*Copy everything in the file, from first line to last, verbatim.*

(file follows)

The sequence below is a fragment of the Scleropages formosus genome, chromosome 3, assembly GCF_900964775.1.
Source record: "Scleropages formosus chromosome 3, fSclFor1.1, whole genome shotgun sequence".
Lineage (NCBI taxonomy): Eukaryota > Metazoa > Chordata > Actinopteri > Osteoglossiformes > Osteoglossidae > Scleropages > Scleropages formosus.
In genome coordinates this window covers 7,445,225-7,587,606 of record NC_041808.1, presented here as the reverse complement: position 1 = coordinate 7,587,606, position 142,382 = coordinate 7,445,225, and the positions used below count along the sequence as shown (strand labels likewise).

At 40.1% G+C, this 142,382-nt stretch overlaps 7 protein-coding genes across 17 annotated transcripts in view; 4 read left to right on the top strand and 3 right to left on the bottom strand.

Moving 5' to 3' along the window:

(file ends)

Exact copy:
The sequence below is a fragment of the Scleropages formosus genome, chromosome 3, assembly GCF_900964775.1.
Source record: "Scleropages formosus chromosome 3, fSclFor1.1, whole genome shotgun sequence".
Lineage (NCBI taxonomy): Eukaryota > Metazoa > Chordata > Actinopteri > Osteoglossiformes > Osteoglossidae > Scleropages > Scleropages formosus.
In genome coordinates this window covers 7,445,225-7,587,606 of record NC_041808.1, presented here as the reverse complement: position 1 = coordinate 7,587,606, position 142,382 = coordinate 7,445,225, and the positions used below count along the sequence as shown (strand labels likewise).

At 40.1% G+C, this 142,382-nt stretch overlaps 7 protein-coding genes across 17 annotated transcripts in view; 4 read left to right on the top strand and 3 right to left on the bottom strand.

Moving 5' to 3' along the window: